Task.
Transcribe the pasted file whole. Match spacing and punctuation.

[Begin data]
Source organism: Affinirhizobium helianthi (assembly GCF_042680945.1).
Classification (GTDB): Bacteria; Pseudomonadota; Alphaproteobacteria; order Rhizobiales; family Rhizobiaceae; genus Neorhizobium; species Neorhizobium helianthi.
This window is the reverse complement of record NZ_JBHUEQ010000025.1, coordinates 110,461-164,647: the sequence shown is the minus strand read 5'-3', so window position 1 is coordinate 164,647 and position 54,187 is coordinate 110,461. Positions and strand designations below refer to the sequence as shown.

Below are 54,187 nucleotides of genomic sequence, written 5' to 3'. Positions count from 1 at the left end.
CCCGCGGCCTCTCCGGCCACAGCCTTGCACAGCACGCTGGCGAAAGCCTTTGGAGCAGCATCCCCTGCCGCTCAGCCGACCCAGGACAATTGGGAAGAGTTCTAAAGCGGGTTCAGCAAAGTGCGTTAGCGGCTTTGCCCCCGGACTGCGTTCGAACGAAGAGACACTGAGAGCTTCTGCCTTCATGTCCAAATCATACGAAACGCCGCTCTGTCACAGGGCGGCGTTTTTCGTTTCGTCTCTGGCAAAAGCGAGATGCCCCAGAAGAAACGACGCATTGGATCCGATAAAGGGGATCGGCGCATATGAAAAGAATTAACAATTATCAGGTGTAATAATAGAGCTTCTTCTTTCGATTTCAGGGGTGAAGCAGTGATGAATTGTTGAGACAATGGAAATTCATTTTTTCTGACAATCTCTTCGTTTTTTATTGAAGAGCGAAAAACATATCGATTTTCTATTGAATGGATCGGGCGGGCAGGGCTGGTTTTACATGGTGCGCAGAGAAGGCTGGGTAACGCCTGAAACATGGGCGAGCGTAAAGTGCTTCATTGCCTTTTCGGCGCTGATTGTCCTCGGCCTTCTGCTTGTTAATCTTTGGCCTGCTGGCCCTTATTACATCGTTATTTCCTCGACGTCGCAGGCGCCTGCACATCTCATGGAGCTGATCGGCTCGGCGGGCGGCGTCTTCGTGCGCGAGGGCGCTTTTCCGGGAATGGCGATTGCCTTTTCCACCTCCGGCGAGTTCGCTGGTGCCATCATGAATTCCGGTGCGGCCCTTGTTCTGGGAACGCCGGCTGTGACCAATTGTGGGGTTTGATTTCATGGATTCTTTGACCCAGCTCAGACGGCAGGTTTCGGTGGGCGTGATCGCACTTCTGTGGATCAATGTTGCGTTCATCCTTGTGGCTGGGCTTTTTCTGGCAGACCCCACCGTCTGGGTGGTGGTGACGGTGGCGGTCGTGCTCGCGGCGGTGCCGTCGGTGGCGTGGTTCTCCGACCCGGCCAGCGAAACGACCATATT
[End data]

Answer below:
Source organism: Affinirhizobium helianthi (assembly GCF_042680945.1).
Classification (GTDB): Bacteria; Pseudomonadota; Alphaproteobacteria; order Rhizobiales; family Rhizobiaceae; genus Neorhizobium; species Neorhizobium helianthi.
This window is the reverse complement of record NZ_JBHUEQ010000025.1, coordinates 110,461-164,647: the sequence shown is the minus strand read 5'-3', so window position 1 is coordinate 164,647 and position 54,187 is coordinate 110,461. Positions and strand designations below refer to the sequence as shown.

Below are 54,187 nucleotides of genomic sequence, written 5' to 3'. Positions count from 1 at the left end.
CCCGCGGCCTCTCCGGCCACAGCCTTGCACAGCACGCTGGCGAAAGCCTTTGGAGCAGCATCCCCTGCCGCTCAGCCGACCCAGGACAATTGGGAAGAGTTCTAAAGCGGGTTCAGCAAAGTGCGTTAGCGGCTTTGCCCCCGGACTGCGTTCGAACGAAGAGACACTGAGAGCTTCTGCCTTCATGTCCAAATCATACGAAACGCCGCTCTGTCACAGGGCGGCGTTTTTCGTTTCGTCTCTGGCAAAAGCGAGATGCCCCAGAAGAAACGACGCATTGGATCCGATAAAGGGGATCGGCGCATATGAAAAGAATTAACAATTATCAGGTGTAATAATAGAGCTTCTTCTTTCGATTTCAGGGGTGAAGCAGTGATGAATTGTTGAGACAATGGAAATTCATTTTTTCTGACAATCTCTTCGTTTTTTATTGAAGAGCGAAAAACATATCGATTTTCTATTGAATGGATCGGGCGGGCAGGGCTGGTTTTACATGGTGCGCAGAGAAGGCTGGGTAACGCCTGAAACATGGGCGAGCGTAAAGTGCTTCATTGCCTTTTCGGCGCTGATTGTCCTCGGCCTTCTGCTTGTTAATCTTTGGCCTGCTGGCCCTTATTACATCGTTATTTCCTCGACGTCGCAGGCGCCTGCACATCTCATGGAGCTGATCGGCTCGGCGGGCGGCGTCTTCGTGCGCGAGGGCGCTTTTCCGGGAATGGCGATTGCCTTTTCCACCTCCGGCGAGTTCGCTGGTGCCATCATGAATTCCGGTGCGGCCCTTGTTCTGGGAACGCCGGCTGTGACCAATTGTGGGGTTTGATTTCATGGATTCTTTGACCCAGCTCAGACGGCAGGTTTCGGTGGGCGTGATCGCACTTCTGTGGATCAATGTTGCGTTCATCCTTGTGGCTGGGCTTTTTCTGGCAGACCCCACCGTCTGGGTGGTGGTGACGGTGGCGGTCGTGCTCGCGGCGGTGCCGTCGGTGGCGTGGTTCTCCGACCCGGCCAGCGAAACGACCATATT